I am working as a data news producer and reporter for CNN Brasil. I write about public policies and education, for both local and national stories. My stories have been published in the most important journalistic websites in Brazil, such as Estadão, G1, UOL and TV Globo. I have also helped to find data and documents to support journalists from The Washington Post and ProPublica. I am the youngest journalist to become director of the Brazilian Association of Investigative Journalism (Abraji), most traditional and respected NGO for investigative journalists in Brazil. I’m pursuing a master’s degree in Public Administration at Fundação Getulio Vargas (FGV).
I was a visiting fellow of the International Center for Journalists (ICFJ) in Washington D.C. for two months in 2018. During that time I studied entrepreneurship in digital journalism with a scholarship granted by the American government and had the opportunity to work at ProPublica, an independent investigative journalism outlet. I worked there with research for projects related to the Freedom of Information Act. Working there was my inspiration to create Don’t LAI to Me newsletter – a sucessfull project that I started as a volunteer during my free time and was already used as a source in more than 400 articles published by national and local newspapers. We have more than 4,000 subscribers now, from all over the country.
As an activist for open government and data, I was the brazilian person who most sent FOIA requests for the federal government in Brazil, according to Controladoria-Geral da União (federal agency responsible for FOIA), with more than 2,400 requests. The data I found in those requests were used to publish my stories and many other people’s stories, since I share the data I get using the newsletter and my social media accounts. I believe that journalism is more powerful when what we get is shared.
Things I’ve learned during the last 7 years sending FOIA requests are being shared in a lot of workshops in different brazilian states. I made workshops in more than 50 universities, conferences and journalism companies since 2018. Just in 2019 I created a project with Jeduca (Brazilian Education Writters Association) and visited over 800 students from 15 universities in different parts of Brazil (Sao Paulo, Rio Grande do Sul, Sergipe, Rio de Janeiro and others) to teach how to get and use data from the government.
In seven years as journalist I won 10 journalist prizes, such as Claudio Weber Abramo de Jornalismo de Dados (Open Knowledge Brasil), Estado (Estadão newspaper), ANPR (Federal Prosecutor’s Association) and Allianz-Ayrton Senna (Public Education). I also won in 2019 the main scholarship in Brazil for journalists to study in the US, granted by the Brazilian NGO Instituto Ling (Visionary Journalist Program or Jornalista de Visão).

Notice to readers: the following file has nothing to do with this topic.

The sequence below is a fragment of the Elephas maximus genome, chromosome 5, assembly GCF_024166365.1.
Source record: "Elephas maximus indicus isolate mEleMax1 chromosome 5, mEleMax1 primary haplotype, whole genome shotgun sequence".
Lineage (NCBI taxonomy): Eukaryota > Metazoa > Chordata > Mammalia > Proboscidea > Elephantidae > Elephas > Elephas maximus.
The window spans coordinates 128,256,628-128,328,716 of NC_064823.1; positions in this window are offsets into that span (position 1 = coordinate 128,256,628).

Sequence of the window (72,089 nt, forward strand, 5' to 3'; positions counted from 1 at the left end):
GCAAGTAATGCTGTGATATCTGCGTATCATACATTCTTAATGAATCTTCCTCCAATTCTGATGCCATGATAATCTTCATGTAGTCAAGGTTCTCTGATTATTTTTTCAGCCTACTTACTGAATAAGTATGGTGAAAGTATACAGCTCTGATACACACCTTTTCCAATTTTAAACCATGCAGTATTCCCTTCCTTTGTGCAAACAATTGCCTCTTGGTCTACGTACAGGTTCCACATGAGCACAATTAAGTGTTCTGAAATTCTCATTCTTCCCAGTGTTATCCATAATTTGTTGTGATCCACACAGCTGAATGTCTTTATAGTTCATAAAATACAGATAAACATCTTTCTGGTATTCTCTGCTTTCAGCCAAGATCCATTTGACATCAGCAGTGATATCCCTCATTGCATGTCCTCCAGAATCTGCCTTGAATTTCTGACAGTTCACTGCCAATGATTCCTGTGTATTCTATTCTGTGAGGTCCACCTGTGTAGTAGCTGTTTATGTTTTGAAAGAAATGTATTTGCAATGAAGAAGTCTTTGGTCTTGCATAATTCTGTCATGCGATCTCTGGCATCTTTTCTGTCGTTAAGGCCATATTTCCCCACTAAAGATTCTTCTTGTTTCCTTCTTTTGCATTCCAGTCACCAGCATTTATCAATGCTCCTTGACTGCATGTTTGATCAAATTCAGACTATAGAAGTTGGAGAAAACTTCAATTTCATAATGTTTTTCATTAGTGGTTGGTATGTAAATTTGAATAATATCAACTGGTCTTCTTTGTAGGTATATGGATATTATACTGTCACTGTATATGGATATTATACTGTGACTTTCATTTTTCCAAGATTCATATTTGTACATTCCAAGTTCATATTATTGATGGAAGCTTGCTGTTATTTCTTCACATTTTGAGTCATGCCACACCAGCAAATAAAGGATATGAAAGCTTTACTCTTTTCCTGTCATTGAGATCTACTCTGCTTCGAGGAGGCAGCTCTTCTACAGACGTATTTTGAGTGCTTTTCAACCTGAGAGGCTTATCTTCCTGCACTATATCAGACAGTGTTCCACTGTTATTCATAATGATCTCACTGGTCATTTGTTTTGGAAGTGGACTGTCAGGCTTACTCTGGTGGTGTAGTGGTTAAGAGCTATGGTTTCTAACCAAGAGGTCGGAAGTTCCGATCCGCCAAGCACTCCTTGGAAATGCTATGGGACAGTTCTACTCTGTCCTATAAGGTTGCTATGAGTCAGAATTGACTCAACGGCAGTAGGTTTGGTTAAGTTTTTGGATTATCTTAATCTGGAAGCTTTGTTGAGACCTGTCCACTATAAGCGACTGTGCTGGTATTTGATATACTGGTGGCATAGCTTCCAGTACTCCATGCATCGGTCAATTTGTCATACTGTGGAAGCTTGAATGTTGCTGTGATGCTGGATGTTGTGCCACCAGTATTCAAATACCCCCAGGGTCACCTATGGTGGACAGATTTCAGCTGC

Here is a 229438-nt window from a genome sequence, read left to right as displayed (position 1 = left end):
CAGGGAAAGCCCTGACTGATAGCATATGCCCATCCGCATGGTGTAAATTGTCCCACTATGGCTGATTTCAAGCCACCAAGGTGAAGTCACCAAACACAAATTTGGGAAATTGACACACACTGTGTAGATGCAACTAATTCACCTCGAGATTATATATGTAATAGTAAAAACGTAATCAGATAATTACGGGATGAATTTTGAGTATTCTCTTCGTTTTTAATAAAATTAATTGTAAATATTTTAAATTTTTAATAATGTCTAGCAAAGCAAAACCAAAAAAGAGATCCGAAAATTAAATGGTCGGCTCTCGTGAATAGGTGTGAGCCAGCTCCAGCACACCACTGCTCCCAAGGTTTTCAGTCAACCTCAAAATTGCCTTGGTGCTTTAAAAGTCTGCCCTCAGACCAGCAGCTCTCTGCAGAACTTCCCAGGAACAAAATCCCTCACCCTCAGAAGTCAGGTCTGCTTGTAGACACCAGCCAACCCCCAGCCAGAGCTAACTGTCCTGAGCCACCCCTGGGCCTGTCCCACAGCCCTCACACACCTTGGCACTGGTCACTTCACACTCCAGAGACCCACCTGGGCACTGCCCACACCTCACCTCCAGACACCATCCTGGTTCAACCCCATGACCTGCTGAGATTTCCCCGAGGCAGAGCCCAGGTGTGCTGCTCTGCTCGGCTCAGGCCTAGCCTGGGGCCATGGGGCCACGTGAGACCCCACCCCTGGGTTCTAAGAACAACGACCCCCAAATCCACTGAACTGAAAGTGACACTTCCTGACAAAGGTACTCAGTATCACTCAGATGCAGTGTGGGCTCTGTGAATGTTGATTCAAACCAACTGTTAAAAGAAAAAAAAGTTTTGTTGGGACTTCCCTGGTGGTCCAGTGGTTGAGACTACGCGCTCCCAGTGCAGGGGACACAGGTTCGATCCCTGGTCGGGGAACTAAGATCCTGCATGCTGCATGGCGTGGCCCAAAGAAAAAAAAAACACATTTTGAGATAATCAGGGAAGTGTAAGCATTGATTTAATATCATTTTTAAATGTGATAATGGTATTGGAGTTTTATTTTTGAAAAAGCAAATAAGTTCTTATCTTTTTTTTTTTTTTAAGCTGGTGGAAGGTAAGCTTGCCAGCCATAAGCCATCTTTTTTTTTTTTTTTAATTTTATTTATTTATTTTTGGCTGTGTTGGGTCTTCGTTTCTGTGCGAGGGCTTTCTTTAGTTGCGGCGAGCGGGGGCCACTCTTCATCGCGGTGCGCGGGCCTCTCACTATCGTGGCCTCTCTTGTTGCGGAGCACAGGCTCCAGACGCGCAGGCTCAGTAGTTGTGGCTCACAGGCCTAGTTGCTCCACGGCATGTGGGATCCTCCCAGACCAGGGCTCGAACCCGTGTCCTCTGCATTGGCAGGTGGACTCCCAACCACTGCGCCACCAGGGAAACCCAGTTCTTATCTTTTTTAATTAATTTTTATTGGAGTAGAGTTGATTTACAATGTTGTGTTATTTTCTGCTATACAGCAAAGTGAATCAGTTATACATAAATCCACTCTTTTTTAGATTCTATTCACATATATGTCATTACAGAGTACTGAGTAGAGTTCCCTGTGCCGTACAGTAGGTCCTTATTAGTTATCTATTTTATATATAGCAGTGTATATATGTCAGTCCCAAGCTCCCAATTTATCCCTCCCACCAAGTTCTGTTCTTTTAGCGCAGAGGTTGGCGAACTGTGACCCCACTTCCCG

Description of portfolio:
I created the free newsletter Don’t LAI to ME (LAI means Lei de Acesso à Informação – FOIA in Portuguese) – https://fiquemsabendo.substack.com/, a service to spread data obtained using Freedom of Information Law in Brazil. This project was designed when I visited ProPublica as a visiting fellow in 2018 (during an International Center For Journalists’ program), when I realized journalists shouldn’t ask information for themselves, but to share data they are not using or that can be helpful for other purposes. Usually we publish our stories and forget to share what we discovered – sometime the data isn’t even part of the story, but we still keep it for tradition. I realized that when hundreds of newspapers use the data you found to build their own local or nation stories can be more satisfying than publishing a scoop. The impact is much stronger and, at the same time, affects many other audiences that wouldn’t read or watch what I produced by myself.
Don’t LAI to Me is the result of my career until now, gathering data from municipal, state and federal government to create stories that make a real impact. Stories I have published from 2013 to 2018, when I was a reporter at Estadao, made the São Paulo’s City Hall to save more than R$ 15 million, made the government fire corrupt officers and put down many Facebook pages (with more than 4,000,000 followers together) that were responsible for spreading misinformation during the brazilian election.